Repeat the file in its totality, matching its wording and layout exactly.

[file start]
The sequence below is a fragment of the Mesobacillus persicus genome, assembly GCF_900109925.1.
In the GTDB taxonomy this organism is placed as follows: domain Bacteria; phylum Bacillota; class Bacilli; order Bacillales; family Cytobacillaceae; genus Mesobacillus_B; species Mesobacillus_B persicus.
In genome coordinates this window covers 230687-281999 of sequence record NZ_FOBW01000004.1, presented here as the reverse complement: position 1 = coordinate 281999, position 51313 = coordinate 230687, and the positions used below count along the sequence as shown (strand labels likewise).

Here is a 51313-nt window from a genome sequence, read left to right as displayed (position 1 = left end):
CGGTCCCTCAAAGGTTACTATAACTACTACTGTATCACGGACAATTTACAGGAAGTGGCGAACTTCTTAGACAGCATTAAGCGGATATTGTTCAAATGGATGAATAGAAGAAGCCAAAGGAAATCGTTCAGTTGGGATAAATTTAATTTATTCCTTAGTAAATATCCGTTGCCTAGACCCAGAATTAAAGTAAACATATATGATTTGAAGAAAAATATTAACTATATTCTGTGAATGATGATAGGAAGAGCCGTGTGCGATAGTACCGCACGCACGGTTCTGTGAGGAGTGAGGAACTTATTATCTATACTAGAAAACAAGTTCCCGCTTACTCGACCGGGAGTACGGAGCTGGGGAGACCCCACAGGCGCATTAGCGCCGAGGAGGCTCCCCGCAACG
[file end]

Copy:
The sequence below is a fragment of the Mesobacillus persicus genome, assembly GCF_900109925.1.
In the GTDB taxonomy this organism is placed as follows: domain Bacteria; phylum Bacillota; class Bacilli; order Bacillales; family Cytobacillaceae; genus Mesobacillus_B; species Mesobacillus_B persicus.
In genome coordinates this window covers 230687-281999 of sequence record NZ_FOBW01000004.1, presented here as the reverse complement: position 1 = coordinate 281999, position 51313 = coordinate 230687, and the positions used below count along the sequence as shown (strand labels likewise).

Here is a 51313-nt window from a genome sequence, read left to right as displayed (position 1 = left end):
CGGTCCCTCAAAGGTTACTATAACTACTACTGTATCACGGACAATTTACAGGAAGTGGCGAACTTCTTAGACAGCATTAAGCGGATATTGTTCAAATGGATGAATAGAAGAAGCCAAAGGAAATCGTTCAGTTGGGATAAATTTAATTTATTCCTTAGTAAATATCCGTTGCCTAGACCCAGAATTAAAGTAAACATATATGATTTGAAGAAAAATATTAACTATATTCTGTGAATGATGATAGGAAGAGCCGTGTGCGATAGTACCGCACGCACGGTTCTGTGAGGAGTGAGGAACTTATTATCTATACTAGAAAACAAGTTCCCGCTTACTCGACCGGGAGTACGGAGCTGGGGAGACCCCACAGGCGCATTAGCGCCGAGGAGGCTCCCCGCAACG